Who Am I?
What is my self identity?
By this we mean our
And all of this within the greater experience of our country of birth, our race and our cultural identity.
Within us all lies the deep yearning to know and to be known. From this comes the question of self identity, who am I?
Who we are looking for is who is looking ~
St Francis of Assisi
These are the questions that we tend to ask about people.
Its often really difficult to say who we are as we tend to answer this question according to the box that is expected of us at the time. Mostly people ask us what do you do? and believe that this will answer those questions. Often this is all they are really interested in - how to box and categorise us according to our career or financial position.
For Authentic-Self this search is about how we allow ourselves to be seen and experienced by others.
I have lost count of the people who have spoken to me over the years about their fear of being found out for being a fraud and a fake.
So many people live their lives trying to be all things to all people, and therefore lose the sense of who they are within.
Our Self Identity
Our identity changes often over the years
The basis for our identity begins with our family of origin and any family history that is known to us. However, many of my fellow travelers on this authentic path are those whose identity cannot be based on their background as there is no history or connection to it; for instance, those who have been adopted and have little knowledge of their birth parents.
However, beginning at birth, we lose ourselves in the sheer energy of living - in activity, in people, in beliefs, in shoulds and oughts and expectations.
Mostly we identify with outward expressions of ourselves our career, our family, our looks, our clothes, our home and possessions, our class, our education all of these things reveal some aspects of our identity to a certain extent.
WHO AM I?
In my life I have been many things to, and for, many people.
I have been:-
A daughter, a sister, an aunt, a niece, a grandmother, a friend, a partner, a mother, a worker, a piano player, a student, a pupil, a daughter in law, a neighbor, a gardener, a counselor, a caretaker, a lover, a singer, a yoga teacher, a cleaner, a dancer, a seeker, a cook, a meditation teacher, a class mate, a patient, a tennis player, a traveler, a reader, a writer, a wife, a girlfriend, a sister in law and many, many more too.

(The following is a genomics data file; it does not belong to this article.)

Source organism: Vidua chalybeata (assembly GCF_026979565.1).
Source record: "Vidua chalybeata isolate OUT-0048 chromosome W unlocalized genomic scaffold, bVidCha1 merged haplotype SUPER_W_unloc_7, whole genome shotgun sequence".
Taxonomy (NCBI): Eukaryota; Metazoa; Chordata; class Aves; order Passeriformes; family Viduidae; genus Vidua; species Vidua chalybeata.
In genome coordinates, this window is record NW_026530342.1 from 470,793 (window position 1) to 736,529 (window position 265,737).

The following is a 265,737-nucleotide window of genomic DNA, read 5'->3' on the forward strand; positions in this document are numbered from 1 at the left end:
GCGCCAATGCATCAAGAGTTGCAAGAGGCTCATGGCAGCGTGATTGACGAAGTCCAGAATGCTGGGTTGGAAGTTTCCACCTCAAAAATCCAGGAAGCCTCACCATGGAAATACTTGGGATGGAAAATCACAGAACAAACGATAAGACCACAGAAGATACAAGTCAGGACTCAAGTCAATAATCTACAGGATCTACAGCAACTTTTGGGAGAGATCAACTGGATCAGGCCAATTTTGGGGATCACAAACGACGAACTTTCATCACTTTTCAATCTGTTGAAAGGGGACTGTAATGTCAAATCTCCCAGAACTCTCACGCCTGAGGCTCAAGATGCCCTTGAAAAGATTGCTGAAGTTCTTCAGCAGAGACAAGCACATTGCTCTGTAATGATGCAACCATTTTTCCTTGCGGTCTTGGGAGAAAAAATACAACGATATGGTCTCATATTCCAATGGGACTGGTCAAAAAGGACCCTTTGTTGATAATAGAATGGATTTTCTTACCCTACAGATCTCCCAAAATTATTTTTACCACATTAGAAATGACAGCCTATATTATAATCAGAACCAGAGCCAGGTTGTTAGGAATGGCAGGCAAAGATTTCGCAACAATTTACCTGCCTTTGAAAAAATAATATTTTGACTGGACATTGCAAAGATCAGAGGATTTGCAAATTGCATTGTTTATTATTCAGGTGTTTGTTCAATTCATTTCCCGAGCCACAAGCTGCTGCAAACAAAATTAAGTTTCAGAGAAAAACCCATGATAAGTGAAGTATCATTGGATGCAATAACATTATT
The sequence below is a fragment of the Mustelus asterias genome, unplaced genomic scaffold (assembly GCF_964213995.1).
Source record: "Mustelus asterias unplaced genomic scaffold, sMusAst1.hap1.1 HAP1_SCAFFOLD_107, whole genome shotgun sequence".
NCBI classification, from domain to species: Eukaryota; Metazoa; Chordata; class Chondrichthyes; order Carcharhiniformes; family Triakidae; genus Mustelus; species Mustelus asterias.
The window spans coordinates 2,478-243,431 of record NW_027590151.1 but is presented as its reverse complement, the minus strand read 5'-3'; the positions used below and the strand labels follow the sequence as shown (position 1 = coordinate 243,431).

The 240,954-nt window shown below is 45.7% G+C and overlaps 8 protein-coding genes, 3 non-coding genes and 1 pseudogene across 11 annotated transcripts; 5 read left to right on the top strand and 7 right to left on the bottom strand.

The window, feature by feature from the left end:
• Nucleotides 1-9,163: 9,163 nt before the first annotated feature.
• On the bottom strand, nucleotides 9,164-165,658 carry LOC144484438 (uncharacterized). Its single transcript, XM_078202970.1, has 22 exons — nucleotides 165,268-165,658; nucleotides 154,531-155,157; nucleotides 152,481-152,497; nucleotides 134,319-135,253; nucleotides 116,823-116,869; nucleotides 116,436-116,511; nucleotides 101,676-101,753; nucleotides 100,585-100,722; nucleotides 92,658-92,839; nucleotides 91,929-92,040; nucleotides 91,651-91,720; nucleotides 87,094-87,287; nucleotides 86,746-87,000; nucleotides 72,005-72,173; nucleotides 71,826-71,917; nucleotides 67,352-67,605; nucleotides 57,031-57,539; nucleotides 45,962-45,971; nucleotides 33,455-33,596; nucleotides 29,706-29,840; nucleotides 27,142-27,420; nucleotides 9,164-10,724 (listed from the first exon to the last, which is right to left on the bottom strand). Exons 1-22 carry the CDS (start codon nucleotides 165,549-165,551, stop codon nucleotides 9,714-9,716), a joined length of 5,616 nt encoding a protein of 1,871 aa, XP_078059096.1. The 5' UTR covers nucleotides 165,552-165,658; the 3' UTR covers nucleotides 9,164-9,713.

Some of these identities largely determine who I am today.
Often it is only when there is a crisis of change that we begin to ask if we are being true to ourselves.
Then the questions arise.
The wonderful poet Rilke said this:
Try to love the questions themselves, like locked rooms and like books written in a foreign language.
Do not now look for the answers.
They cannot now be given to you because you could not live them.
It is a question of experiencing everything.
At present you need to live the question.Perhaps you will gradually, without even noticing it, find yourself experiencing the answer, some distant day.
Rainer Maria Rilke - Letters to a Young Poet
Living the questions rather than searching for the answers is a paradox -
However, as we live the question, "Who Am I?" the answers arrive.
? How can I be my authentic self?
Facing our Fears Read here about what's behind the masks we wear and how to go about facing our fears.
Until you make the unconscious conscious,
it will direct your life and you will call it fate ~
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We live in a house of mirrors and think we are looking out the windows
~ Fritz Perls
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